This roundtable focuses on environmental justice, analysing the ways in which approaches to environmental studies—across disciplines ranging from international law to geography and urban planning—have traditionally overlooked and under-emphasised the critical roles of communities directly impacted by environmental injustice.
Focusing on environmental justice struggles in locations including Palestine, the Golan Heights, Lebanon, and Iraq, this conversation will explore transnational linkages between efforts and struggles in the Middle East, the United States, and elsewhere. Speakers will discuss the power of community-driven activism, organising, and resistance to forms of environmental injustice such as water access denial, land dispossession, and forced exposure to toxins. The discussion will address how inclusive cities are a core component of a comprehensive approach to environmental justice, particularly in the wake of the August 2020 Beirut explosion.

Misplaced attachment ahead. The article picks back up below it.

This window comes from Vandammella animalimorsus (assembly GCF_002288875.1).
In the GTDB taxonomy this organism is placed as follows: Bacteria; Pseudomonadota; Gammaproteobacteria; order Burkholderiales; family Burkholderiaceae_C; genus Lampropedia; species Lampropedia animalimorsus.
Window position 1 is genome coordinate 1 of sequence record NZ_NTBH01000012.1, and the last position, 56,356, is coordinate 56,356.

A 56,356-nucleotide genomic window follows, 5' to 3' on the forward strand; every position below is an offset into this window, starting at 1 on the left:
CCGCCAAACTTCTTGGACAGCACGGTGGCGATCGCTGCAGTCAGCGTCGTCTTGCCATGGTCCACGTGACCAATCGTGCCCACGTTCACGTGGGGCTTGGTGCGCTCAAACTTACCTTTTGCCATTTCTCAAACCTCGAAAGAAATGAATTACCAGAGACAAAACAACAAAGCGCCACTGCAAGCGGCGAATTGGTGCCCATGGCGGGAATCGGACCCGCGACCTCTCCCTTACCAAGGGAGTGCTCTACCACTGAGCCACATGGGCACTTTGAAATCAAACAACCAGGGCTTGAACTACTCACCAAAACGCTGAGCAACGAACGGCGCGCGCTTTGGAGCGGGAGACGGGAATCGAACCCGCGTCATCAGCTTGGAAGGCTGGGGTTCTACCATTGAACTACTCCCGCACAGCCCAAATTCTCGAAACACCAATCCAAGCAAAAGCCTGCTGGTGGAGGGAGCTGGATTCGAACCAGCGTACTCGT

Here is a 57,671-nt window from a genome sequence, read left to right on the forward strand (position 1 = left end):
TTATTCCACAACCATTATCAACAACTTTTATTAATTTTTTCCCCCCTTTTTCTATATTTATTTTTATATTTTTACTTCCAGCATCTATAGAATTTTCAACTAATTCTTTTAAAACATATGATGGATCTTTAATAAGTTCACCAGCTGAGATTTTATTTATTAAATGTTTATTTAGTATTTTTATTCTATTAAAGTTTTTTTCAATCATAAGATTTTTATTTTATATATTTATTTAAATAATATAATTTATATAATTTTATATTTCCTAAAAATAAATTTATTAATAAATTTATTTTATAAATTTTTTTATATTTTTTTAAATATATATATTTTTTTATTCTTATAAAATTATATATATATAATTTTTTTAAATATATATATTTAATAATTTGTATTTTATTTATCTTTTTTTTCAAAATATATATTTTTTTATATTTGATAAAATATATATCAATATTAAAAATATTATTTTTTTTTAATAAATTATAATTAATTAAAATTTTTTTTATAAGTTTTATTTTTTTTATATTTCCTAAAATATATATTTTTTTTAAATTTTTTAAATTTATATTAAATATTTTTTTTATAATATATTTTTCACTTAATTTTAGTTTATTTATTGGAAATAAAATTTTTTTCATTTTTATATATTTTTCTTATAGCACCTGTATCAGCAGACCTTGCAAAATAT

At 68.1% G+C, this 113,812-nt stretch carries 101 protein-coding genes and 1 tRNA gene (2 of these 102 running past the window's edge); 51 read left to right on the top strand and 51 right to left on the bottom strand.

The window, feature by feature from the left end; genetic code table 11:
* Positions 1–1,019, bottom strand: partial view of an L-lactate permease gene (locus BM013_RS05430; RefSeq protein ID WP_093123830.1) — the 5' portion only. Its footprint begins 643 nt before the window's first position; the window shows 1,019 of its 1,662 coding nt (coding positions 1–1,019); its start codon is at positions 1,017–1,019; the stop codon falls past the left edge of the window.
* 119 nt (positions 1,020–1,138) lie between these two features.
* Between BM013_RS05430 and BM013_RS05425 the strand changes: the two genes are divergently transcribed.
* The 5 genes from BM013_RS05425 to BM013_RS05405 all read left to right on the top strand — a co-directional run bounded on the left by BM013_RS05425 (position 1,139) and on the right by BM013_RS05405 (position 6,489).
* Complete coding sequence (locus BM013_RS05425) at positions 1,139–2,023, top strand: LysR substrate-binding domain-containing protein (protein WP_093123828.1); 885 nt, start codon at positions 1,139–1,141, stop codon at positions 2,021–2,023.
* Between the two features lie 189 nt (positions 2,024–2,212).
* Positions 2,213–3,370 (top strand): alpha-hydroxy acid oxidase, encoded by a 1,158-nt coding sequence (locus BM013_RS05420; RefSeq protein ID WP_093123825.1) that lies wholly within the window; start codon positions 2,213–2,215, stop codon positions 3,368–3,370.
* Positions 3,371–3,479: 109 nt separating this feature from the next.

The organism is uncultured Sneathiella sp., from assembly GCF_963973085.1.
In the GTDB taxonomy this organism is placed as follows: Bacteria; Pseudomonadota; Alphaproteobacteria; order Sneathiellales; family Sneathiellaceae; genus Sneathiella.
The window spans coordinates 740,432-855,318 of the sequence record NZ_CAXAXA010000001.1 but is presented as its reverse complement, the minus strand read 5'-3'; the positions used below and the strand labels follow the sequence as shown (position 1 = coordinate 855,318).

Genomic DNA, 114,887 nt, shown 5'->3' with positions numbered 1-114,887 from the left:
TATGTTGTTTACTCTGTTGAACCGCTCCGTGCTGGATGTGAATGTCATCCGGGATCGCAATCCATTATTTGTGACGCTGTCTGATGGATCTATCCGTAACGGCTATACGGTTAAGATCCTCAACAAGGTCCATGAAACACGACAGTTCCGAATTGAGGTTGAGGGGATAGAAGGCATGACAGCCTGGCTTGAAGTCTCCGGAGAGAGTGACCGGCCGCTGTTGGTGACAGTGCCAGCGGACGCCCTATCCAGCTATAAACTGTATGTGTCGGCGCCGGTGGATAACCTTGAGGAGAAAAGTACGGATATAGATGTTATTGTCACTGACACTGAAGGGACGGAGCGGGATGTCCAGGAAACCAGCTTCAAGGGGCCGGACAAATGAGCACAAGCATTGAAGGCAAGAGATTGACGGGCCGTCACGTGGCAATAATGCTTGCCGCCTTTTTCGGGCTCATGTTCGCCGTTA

Speakers will discuss how recognising and understanding the experiences of communities contending with protracted environmental injustice at the local level are critical to fully understanding the implications of international environmental injustice and the climate crisis. How have narrow definitions of environmental justice shaped policies? And how are communities resisting this repression?